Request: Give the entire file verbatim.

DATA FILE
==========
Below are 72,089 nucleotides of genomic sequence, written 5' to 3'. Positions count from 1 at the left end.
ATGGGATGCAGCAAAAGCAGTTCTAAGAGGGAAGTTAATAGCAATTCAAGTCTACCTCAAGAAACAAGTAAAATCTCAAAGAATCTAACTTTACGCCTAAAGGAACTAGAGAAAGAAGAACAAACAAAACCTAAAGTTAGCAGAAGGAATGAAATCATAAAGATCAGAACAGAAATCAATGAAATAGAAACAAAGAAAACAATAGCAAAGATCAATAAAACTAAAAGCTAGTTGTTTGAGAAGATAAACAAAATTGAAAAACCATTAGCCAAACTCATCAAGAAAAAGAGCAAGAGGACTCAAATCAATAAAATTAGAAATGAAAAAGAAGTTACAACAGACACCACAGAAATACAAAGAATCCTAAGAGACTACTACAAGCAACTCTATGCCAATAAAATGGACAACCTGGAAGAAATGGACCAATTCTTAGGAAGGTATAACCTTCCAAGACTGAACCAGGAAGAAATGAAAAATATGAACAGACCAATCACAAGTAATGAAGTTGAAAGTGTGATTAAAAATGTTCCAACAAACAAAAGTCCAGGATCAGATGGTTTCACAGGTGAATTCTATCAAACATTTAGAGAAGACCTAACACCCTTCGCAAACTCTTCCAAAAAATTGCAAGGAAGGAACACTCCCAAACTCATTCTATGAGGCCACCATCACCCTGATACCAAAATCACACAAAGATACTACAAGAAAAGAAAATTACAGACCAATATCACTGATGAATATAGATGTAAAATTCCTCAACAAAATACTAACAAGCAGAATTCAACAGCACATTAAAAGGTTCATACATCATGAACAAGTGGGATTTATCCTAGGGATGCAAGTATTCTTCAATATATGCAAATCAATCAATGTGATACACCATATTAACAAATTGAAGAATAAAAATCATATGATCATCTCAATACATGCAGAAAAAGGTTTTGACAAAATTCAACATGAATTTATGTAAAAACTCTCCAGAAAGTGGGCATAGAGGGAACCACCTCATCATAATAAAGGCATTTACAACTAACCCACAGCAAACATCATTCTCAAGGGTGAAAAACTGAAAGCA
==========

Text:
Below are 72,089 nucleotides of genomic sequence, written 5' to 3'. Positions count from 1 at the left end.
ATGGGATGCAGCAAAAGCAGTTCTAAGAGGGAAGTTAATAGCAATTCAAGTCTACCTCAAGAAACAAGTAAAATCTCAAAGAATCTAACTTTACGCCTAAAGGAACTAGAGAAAGAAGAACAAACAAAACCTAAAGTTAGCAGAAGGAATGAAATCATAAAGATCAGAACAGAAATCAATGAAATAGAAACAAAGAAAACAATAGCAAAGATCAATAAAACTAAAAGCTAGTTGTTTGAGAAGATAAACAAAATTGAAAAACCATTAGCCAAACTCATCAAGAAAAAGAGCAAGAGGACTCAAATCAATAAAATTAGAAATGAAAAAGAAGTTACAACAGACACCACAGAAATACAAAGAATCCTAAGAGACTACTACAAGCAACTCTATGCCAATAAAATGGACAACCTGGAAGAAATGGACCAATTCTTAGGAAGGTATAACCTTCCAAGACTGAACCAGGAAGAAATGAAAAATATGAACAGACCAATCACAAGTAATGAAGTTGAAAGTGTGATTAAAAATGTTCCAACAAACAAAAGTCCAGGATCAGATGGTTTCACAGGTGAATTCTATCAAACATTTAGAGAAGACCTAACACCCTTCGCAAACTCTTCCAAAAAATTGCAAGGAAGGAACACTCCCAAACTCATTCTATGAGGCCACCATCACCCTGATACCAAAATCACACAAAGATACTACAAGAAAAGAAAATTACAGACCAATATCACTGATGAATATAGATGTAAAATTCCTCAACAAAATACTAACAAGCAGAATTCAACAGCACATTAAAAGGTTCATACATCATGAACAAGTGGGATTTATCCTAGGGATGCAAGTATTCTTCAATATATGCAAATCAATCAATGTGATACACCATATTAACAAATTGAAGAATAAAAATCATATGATCATCTCAATACATGCAGAAAAAGGTTTTGACAAAATTCAACATGAATTTATGTAAAAACTCTCCAGAAAGTGGGCATAGAGGGAACCACCTCATCATAATAAAGGCATTTACAACTAACCCACAGCAAACATCATTCTCAAGGGTGAAAAACTGAAAGCA